What Did The Great Lakes Look Like Before Environmental Regulations?
Posted on: May 1, 2017
Port of Cleveland, 1968
Junk is used to build a breakwall in Cleveland, Ohio on Lake Erie, 1968 (Photo: Alfred Eisenstaedt)

Recent media articles have focused on news about potential reductions to Great Lakes environmental restoration and protection programs. In light of such news, it is interesting to look back to a time of reduced or non-existent environmental regulations. A photo essay in Time magazine shows us just what it was like.

The Time Magazine article profiles disturbing photos taken by photographer Alfred Eisenstaedt showing the Great Lakes in 1968. When the photos were taken, environmental laws did exist, but their was no special legislation respecting the Great Lakes. View all of the photos here…

Environmental legislation for Great Lakes restoration and protection evolved over a substantial period of time and is still evolving.  The Federal Water Pollution Control Act of 1948 was the first U.S. major law in place to address water pollution. In 1972 this legislation was amended and became the Clean Water Act.

President Richard Nixon and Prime Minister Pierre Trudeau
President Richard Nixon and Prime Minister Pierre Trudeau complete signing of the Great Lakes Water Quality Agreement, 1972.

On the Great Lakes, a separate piece of legislation was implemented, namely the Great Lakes Water Quality Agreement of 1972, aimed at coordinating actions of Canada and the United States, “to restore and maintain the chemical, physical, and biological integrity of the Waters of the Great Lakes.” The Great Lakes Water Quality Agreement was most recently amended in 2012 to better address the current situation on the Great Lakes. Objectives fall into ten distinct categories or “annexes.”

  1. Areas of Concern
  2. Lakewide Management
  3. Chemicals of Mutual Concern
  4. Nutrients
  5. Discharges from Vessels
  6. Aquatic Invasive Species
  7. Habitats and Species
  8. Groundwater
  9. Climate Change Impacts
  10. Science

On the Canadian side, Water Quality Agreement objectives are addressed through the Canada – Ontario Agreement on Great Lakes Water Quality and Ecosystem Health which dates from 1994.  The Agreement outlines how the governments of Canada and Ontario will cooperate to restore, protect and conserve the Great Lakes basin ecosystem. Environment and Climate Change Canada, the Ontario Ministry of the Environment and Climate Change and the Ontario Ministry of Natural Resources and Forestry all cooperate to implement Canada – Ontario Agreement goals.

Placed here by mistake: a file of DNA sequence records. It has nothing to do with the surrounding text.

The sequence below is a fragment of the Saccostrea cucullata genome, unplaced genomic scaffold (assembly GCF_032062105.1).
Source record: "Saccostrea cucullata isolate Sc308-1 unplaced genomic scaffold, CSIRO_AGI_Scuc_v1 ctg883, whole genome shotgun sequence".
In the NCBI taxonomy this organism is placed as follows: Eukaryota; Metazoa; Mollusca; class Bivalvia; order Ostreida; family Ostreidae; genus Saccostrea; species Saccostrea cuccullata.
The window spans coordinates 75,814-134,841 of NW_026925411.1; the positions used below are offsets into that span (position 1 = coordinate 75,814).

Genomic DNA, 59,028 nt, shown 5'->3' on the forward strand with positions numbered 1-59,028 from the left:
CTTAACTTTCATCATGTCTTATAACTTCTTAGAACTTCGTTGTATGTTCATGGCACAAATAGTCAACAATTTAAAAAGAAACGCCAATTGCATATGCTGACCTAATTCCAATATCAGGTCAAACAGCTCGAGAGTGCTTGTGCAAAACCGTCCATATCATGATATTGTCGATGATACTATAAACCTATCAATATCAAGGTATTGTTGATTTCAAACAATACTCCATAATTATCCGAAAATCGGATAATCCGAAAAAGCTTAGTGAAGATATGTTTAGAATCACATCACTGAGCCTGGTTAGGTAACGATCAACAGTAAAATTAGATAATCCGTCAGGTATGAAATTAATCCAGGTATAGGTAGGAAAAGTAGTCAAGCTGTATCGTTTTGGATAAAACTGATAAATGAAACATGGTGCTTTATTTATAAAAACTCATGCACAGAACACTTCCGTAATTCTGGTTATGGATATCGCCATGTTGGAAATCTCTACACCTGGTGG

On the U.S. side, the Great Lakes Restoration Initiative was launched in 2010 to address issues in Great Lakes Areas of Concern, prevent invasive species, reduce nutrient runoff resulting in harmful algal blooms and restore habitat to protect native species. The U.S. Environmental Protection Agency works in cooperation with state level environmental agency counterparts in every state bordering the Great Lakes to achieve Great Lakes Restoration Initiative goals. View Great Lakes Restoration Initiative projects on a map here.

On Lake Superior, cooperative work or partnership aimed at Lake Superior restoration and protection is carried out through the U.S. EPA, Environment and Climate Change Canada and their state and provincial counterparts. Goals are laid out in the the Lake Superior Lakewide Action and Management Plan 2015-2019. Current goals include:

  1. Maintain deepwater and offshore waters in good ecological condition.
  2. Maintain nearshore zone and reefs in good ecological condition.
  3. Maintain embayments and inshore areas in good ecological condition.
  4. Maintain coastal wetlands in good ecological condition.
  5. Maintain islands in good ecological condition.
  6. Maintain coastal terrestrial habitats in good ecological condition.
  7. Maintain tributaries and watersheds in good ecological condition.
  8. Achieve zero release (from within the Lake Superior basin) of nine persistent bioaccumulative toxic substances.
  9. Protect the Lake Superior basin from contamination resulting from additional substances of concern.

As laid out in the 2016 Progress Report of the Parties, Great Lakes restoration efforts to date show substantial progress, including:

  • Moving forward with the “Randle Reef” project to cleanup contaminated sediment in Hamilton Harbour
  • Completion of a sediment remediation project for mercury contaminated sediment in Peninsula Harbour at Marathon, Ontario
  • Addressing all environmental impairments listed in the Remedial Action Plan for Nipigon Bay
  • Developing a Lakewide Action and Management Plan for Lake Superior
  • Implementing several Great Lakes invasive species prevention and control measures
  • Addressing environmental impairments such that several locations have been removed from the list of  Great Lakes Areas of Concern (recent examples include: Presque Isle, Pensylvania; Deer Lake, Michigan;White Lake Michigan)

Many Great Lakes environmental challenges remain, including the problem of nutrient runoff and harmful algae blooms in Lake Erie. Public support will likely be a vital component for progress in resolving complex Great Lakes environmental challenges, well into the future.

 

 

 

 

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